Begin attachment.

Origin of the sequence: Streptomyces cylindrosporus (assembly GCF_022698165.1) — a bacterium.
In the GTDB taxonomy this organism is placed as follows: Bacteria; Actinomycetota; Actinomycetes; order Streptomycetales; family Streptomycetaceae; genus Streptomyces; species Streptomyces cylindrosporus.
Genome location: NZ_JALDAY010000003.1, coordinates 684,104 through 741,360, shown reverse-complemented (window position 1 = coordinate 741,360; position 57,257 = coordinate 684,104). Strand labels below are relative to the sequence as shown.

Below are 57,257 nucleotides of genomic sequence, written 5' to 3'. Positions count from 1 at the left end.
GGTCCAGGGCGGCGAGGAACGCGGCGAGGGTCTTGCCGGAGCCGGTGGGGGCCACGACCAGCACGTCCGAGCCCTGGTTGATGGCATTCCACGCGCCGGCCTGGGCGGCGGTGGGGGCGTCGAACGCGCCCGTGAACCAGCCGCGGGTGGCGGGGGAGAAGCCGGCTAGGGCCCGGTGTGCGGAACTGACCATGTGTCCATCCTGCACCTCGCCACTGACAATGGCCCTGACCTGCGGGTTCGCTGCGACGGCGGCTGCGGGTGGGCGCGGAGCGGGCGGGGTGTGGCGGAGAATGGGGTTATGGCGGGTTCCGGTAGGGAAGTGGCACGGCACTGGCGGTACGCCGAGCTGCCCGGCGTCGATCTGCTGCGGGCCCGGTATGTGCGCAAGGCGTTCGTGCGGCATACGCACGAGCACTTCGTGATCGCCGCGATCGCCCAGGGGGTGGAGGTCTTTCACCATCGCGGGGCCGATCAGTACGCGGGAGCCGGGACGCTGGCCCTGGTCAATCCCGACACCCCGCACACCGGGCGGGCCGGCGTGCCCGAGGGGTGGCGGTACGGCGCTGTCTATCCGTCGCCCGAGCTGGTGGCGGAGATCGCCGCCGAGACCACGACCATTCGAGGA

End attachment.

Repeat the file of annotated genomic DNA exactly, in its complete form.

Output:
Origin of the sequence: Streptomyces cylindrosporus (assembly GCF_022698165.1) — a bacterium.
In the GTDB taxonomy this organism is placed as follows: Bacteria; Actinomycetota; Actinomycetes; order Streptomycetales; family Streptomycetaceae; genus Streptomyces; species Streptomyces cylindrosporus.
Genome location: NZ_JALDAY010000003.1, coordinates 684,104 through 741,360, shown reverse-complemented (window position 1 = coordinate 741,360; position 57,257 = coordinate 684,104). Strand labels below are relative to the sequence as shown.

Below are 57,257 nucleotides of genomic sequence, written 5' to 3'. Positions count from 1 at the left end.
GGTCCAGGGCGGCGAGGAACGCGGCGAGGGTCTTGCCGGAGCCGGTGGGGGCCACGACCAGCACGTCCGAGCCCTGGTTGATGGCATTCCACGCGCCGGCCTGGGCGGCGGTGGGGGCGTCGAACGCGCCCGTGAACCAGCCGCGGGTGGCGGGGGAGAAGCCGGCTAGGGCCCGGTGTGCGGAACTGACCATGTGTCCATCCTGCACCTCGCCACTGACAATGGCCCTGACCTGCGGGTTCGCTGCGACGGCGGCTGCGGGTGGGCGCGGAGCGGGCGGGGTGTGGCGGAGAATGGGGTTATGGCGGGTTCCGGTAGGGAAGTGGCACGGCACTGGCGGTACGCCGAGCTGCCCGGCGTCGATCTGCTGCGGGCCCGGTATGTGCGCAAGGCGTTCGTGCGGCATACGCACGAGCACTTCGTGATCGCCGCGATCGCCCAGGGGGTGGAGGTCTTTCACCATCGCGGGGCCGATCAGTACGCGGGAGCCGGGACGCTGGCCCTGGTCAATCCCGACACCCCGCACACCGGGCGGGCCGGCGTGCCCGAGGGGTGGCGGTACGGCGCTGTCTATCCGTCGCCCGAGCTGGTGGCGGAGATCGCCGCCGAGACCACGACCATTCGAGGA